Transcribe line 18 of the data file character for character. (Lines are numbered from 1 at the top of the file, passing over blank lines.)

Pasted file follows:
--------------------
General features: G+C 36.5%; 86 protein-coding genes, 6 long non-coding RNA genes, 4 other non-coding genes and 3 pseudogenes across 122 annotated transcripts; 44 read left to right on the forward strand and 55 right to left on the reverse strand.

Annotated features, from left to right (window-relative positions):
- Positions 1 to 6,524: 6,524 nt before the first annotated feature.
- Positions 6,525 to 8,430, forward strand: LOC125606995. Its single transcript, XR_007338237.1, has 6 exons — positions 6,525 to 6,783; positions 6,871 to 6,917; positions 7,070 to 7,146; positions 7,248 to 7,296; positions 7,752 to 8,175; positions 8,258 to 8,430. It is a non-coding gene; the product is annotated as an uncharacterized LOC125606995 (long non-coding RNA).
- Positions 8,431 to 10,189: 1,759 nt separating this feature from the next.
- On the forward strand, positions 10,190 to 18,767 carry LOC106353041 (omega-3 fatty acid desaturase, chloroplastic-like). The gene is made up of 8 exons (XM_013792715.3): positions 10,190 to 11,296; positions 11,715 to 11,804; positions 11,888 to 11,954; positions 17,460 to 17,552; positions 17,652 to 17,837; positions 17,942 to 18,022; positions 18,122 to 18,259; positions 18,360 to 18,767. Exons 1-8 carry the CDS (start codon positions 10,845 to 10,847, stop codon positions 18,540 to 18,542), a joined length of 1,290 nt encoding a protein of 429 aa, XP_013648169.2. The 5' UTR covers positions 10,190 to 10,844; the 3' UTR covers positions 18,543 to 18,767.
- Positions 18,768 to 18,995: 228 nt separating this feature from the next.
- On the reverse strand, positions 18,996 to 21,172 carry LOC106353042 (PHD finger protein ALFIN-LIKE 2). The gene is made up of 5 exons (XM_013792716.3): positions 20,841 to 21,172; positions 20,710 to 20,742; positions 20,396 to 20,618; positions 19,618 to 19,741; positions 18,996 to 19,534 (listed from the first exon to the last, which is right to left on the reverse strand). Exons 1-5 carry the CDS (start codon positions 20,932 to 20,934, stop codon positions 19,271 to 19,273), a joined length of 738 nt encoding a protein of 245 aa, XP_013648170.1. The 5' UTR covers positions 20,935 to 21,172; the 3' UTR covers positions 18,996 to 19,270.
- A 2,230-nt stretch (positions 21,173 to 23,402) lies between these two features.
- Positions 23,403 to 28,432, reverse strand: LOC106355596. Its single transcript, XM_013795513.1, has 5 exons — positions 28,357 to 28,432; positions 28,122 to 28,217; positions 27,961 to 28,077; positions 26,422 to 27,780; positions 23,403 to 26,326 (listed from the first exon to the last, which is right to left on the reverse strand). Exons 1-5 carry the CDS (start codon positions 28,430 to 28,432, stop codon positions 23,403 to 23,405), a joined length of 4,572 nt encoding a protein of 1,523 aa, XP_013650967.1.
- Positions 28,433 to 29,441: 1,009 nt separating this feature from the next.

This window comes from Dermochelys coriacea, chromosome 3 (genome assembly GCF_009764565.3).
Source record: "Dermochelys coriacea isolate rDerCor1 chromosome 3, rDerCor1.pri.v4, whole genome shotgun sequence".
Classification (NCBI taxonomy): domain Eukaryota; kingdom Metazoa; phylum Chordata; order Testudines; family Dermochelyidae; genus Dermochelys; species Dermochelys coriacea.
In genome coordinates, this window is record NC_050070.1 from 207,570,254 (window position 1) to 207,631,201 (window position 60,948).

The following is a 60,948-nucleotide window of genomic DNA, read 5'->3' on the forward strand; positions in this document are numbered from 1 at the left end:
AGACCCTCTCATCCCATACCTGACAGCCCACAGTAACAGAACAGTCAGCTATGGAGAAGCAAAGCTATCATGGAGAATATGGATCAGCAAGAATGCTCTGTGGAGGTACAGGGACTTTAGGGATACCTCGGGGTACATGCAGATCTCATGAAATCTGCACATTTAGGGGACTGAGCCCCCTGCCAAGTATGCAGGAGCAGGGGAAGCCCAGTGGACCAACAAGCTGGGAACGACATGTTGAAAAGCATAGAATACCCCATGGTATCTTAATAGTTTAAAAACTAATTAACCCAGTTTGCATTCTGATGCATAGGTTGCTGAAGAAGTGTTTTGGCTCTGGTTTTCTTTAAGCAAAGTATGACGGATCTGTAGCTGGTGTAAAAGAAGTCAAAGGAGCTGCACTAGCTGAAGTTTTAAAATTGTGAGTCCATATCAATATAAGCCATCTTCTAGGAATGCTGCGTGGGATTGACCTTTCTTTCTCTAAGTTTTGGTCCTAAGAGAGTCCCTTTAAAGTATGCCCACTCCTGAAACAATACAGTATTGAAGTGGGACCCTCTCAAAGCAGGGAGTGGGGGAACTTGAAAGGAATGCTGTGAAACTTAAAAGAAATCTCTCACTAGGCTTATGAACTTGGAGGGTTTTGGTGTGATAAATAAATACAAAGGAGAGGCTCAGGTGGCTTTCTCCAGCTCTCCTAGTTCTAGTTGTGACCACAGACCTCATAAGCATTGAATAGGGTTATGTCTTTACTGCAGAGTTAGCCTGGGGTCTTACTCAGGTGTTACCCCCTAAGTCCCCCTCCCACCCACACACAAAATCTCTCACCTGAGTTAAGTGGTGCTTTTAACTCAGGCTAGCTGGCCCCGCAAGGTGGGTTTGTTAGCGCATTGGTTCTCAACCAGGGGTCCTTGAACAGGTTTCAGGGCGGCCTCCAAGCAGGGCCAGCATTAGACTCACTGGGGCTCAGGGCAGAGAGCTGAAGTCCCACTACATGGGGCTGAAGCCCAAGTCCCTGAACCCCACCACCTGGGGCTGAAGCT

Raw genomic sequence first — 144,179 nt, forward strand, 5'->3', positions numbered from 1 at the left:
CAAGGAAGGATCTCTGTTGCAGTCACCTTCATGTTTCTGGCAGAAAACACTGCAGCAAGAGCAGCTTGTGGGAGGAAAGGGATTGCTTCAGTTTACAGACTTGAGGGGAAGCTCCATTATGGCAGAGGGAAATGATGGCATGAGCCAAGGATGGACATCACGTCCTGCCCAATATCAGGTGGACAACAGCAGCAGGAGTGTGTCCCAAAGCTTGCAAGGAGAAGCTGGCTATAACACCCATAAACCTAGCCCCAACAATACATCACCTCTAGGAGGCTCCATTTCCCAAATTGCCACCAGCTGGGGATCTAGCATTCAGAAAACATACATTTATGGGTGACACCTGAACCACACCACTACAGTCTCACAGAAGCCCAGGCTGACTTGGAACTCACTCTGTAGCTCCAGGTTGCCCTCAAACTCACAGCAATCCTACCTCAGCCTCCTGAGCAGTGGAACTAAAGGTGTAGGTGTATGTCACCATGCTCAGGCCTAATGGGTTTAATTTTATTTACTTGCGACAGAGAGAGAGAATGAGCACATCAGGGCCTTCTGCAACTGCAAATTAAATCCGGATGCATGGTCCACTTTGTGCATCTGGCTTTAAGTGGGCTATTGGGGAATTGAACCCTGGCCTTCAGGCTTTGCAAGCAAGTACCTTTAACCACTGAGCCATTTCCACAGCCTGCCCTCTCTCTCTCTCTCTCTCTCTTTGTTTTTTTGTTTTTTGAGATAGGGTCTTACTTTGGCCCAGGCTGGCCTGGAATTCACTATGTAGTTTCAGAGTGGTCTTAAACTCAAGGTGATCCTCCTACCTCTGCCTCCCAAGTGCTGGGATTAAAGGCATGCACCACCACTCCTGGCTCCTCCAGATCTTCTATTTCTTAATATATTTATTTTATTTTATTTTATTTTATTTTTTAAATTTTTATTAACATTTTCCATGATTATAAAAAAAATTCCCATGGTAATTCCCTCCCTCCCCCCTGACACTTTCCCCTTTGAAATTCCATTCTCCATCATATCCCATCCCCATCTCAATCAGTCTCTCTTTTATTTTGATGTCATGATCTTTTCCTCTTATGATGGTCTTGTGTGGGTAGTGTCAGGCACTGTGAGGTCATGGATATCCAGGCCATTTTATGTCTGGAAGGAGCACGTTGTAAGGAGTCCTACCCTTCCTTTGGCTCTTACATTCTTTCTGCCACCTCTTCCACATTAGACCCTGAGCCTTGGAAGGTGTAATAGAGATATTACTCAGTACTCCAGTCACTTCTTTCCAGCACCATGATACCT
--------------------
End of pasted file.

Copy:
Raw genomic sequence first — 144,179 nt, forward strand, 5'->3', positions numbered from 1 at the left: